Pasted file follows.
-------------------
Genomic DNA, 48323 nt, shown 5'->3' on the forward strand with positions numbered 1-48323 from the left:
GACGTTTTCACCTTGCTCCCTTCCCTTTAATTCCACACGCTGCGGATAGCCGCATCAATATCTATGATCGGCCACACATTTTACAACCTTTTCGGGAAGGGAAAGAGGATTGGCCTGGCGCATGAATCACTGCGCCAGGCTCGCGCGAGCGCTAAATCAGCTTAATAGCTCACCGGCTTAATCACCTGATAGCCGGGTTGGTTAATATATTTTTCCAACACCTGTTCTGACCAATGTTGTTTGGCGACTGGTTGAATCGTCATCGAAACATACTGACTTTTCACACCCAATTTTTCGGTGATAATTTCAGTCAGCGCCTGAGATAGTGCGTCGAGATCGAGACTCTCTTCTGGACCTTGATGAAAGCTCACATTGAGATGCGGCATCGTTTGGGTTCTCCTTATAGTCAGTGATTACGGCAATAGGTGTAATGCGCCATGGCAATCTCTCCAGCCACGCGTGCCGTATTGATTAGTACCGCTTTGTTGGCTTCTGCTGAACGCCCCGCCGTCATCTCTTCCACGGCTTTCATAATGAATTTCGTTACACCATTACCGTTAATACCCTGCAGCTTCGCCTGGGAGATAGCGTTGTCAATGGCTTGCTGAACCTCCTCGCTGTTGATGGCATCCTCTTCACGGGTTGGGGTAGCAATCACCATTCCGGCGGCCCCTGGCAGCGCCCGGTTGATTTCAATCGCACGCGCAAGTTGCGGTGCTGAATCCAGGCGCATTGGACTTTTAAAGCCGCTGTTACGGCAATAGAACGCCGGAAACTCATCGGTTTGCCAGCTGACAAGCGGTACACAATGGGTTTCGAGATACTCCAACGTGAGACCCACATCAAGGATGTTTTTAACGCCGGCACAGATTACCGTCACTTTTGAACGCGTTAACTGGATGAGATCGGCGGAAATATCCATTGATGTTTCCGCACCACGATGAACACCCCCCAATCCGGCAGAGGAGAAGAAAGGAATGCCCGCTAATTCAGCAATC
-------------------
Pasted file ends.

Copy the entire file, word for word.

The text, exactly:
Genomic DNA, 48323 nt, shown 5'->3' on the forward strand with positions numbered 1-48323 from the left:
GACGTTTTCACCTTGCTCCCTTCCCTTTAATTCCACACGCTGCGGATAGCCGCATCAATATCTATGATCGGCCACACATTTTACAACCTTTTCGGGAAGGGAAAGAGGATTGGCCTGGCGCATGAATCACTGCGCCAGGCTCGCGCGAGCGCTAAATCAGCTTAATAGCTCACCGGCTTAATCACCTGATAGCCGGGTTGGTTAATATATTTTTCCAACACCTGTTCTGACCAATGTTGTTTGGCGACTGGTTGAATCGTCATCGAAACATACTGACTTTTCACACCCAATTTTTCGGTGATAATTTCAGTCAGCGCCTGAGATAGTGCGTCGAGATCGAGACTCTCTTCTGGACCTTGATGAAAGCTCACATTGAGATGCGGCATCGTTTGGGTTCTCCTTATAGTCAGTGATTACGGCAATAGGTGTAATGCGCCATGGCAATCTCTCCAGCCACGCGTGCCGTATTGATTAGTACCGCTTTGTTGGCTTCTGCTGAACGCCCCGCCGTCATCTCTTCCACGGCTTTCATAATGAATTTCGTTACACCATTACCGTTAATACCCTGCAGCTTCGCCTGGGAGATAGCGTTGTCAATGGCTTGCTGAACCTCCTCGCTGTTGATGGCATCCTCTTCACGGGTTGGGGTAGCAATCACCATTCCGGCGGCCCCTGGCAGCGCCCGGTTGATTTCAATCGCACGCGCAAGTTGCGGTGCTGAATCCAGGCGCATTGGACTTTTAAAGCCGCTGTTACGGCAATAGAACGCCGGAAACTCATCGGTTTGCCAGCTGACAAGCGGTACACAATGGGTTTCGAGATACTCCAACGTGAGACCCACATCAAGGATGTTTTTAACGCCGGCACAGATTACCGTCACTTTTGAACGCGTTAACTGGATGAGATCGGCGGAAATATCCATTGATGTTTCCGCACCACGATGAACACCCCCCAATCCGGCAGAGGAGAAGAAAGGAATGCCCGCTAATTCAGCAATC